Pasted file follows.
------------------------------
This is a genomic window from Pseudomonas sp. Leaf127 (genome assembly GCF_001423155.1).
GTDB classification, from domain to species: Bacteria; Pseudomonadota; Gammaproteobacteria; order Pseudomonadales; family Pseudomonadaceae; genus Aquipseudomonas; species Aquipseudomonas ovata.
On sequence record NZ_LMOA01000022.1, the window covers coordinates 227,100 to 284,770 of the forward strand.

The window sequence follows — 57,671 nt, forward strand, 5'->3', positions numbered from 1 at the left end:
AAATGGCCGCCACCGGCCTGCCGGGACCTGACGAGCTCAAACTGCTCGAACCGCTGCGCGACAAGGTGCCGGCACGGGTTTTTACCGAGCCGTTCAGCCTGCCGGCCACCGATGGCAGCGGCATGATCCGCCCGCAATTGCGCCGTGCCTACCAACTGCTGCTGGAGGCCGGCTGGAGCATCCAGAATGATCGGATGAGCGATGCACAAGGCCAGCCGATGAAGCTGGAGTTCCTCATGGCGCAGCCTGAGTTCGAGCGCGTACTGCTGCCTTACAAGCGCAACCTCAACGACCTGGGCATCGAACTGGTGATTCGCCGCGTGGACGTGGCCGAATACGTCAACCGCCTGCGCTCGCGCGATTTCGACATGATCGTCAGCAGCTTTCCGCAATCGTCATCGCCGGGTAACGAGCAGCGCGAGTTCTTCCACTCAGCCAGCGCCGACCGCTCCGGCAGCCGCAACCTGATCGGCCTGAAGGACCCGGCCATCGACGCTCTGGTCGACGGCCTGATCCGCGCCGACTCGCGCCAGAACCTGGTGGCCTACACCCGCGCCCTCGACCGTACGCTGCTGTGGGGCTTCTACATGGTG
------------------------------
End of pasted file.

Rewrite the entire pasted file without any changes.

This is a genomic window from Pseudomonas sp. Leaf127 (genome assembly GCF_001423155.1).
GTDB classification, from domain to species: Bacteria; Pseudomonadota; Gammaproteobacteria; order Pseudomonadales; family Pseudomonadaceae; genus Aquipseudomonas; species Aquipseudomonas ovata.
On sequence record NZ_LMOA01000022.1, the window covers coordinates 227,100 to 284,770 of the forward strand.

The window sequence follows — 57,671 nt, forward strand, 5'->3', positions numbered from 1 at the left end:
AAATGGCCGCCACCGGCCTGCCGGGACCTGACGAGCTCAAACTGCTCGAACCGCTGCGCGACAAGGTGCCGGCACGGGTTTTTACCGAGCCGTTCAGCCTGCCGGCCACCGATGGCAGCGGCATGATCCGCCCGCAATTGCGCCGTGCCTACCAACTGCTGCTGGAGGCCGGCTGGAGCATCCAGAATGATCGGATGAGCGATGCACAAGGCCAGCCGATGAAGCTGGAGTTCCTCATGGCGCAGCCTGAGTTCGAGCGCGTACTGCTGCCTTACAAGCGCAACCTCAACGACCTGGGCATCGAACTGGTGATTCGCCGCGTGGACGTGGCCGAATACGTCAACCGCCTGCGCTCGCGCGATTTCGACATGATCGTCAGCAGCTTTCCGCAATCGTCATCGCCGGGTAACGAGCAGCGCGAGTTCTTCCACTCAGCCAGCGCCGACCGCTCCGGCAGCCGCAACCTGATCGGCCTGAAGGACCCGGCCATCGACGCTCTGGTCGACGGCCTGATCCGCGCCGACTCGCGCCAGAACCTGGTGGCCTACACCCGCGCCCTCGACCGTACGCTGCTGTGGGGCTTCTACATGGTG